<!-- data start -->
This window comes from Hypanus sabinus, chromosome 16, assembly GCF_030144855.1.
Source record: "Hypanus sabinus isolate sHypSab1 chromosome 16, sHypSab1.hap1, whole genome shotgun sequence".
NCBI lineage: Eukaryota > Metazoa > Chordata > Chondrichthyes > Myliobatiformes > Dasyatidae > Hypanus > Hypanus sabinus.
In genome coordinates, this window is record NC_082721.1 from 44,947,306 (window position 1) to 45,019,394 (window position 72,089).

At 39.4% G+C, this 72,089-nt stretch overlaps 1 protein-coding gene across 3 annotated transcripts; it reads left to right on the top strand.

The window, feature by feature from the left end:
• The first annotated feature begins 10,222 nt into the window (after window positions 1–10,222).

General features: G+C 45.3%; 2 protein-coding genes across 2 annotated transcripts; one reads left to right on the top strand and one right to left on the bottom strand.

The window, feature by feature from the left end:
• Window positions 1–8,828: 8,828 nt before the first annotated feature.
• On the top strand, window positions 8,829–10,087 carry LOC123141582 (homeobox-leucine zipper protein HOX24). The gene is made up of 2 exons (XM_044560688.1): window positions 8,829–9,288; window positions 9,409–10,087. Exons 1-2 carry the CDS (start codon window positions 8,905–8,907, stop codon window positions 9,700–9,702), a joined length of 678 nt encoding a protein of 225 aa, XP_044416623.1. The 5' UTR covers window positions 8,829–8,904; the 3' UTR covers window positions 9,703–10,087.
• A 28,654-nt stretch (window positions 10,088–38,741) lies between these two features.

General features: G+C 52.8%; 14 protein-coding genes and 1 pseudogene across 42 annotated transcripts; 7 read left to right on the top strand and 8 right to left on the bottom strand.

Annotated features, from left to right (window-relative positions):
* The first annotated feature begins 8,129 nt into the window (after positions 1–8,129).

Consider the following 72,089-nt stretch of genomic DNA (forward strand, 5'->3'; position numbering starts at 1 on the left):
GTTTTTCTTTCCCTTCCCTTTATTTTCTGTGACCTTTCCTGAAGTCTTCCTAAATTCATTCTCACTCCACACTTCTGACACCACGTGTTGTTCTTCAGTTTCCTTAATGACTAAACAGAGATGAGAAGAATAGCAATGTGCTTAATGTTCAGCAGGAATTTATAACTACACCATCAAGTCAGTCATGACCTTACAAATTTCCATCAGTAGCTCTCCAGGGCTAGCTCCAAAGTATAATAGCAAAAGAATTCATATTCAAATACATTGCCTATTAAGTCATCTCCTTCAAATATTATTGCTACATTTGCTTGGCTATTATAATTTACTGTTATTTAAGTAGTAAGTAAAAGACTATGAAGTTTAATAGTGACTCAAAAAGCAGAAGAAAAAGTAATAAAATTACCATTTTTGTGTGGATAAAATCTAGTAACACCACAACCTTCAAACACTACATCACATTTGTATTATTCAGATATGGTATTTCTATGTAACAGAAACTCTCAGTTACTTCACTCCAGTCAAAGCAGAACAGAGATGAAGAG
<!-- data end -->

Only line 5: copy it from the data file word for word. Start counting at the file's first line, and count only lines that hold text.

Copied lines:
At 39.4% G+C, this 72,089-nt stretch overlaps 1 protein-coding gene across 3 annotated transcripts; it reads left to right on the top strand.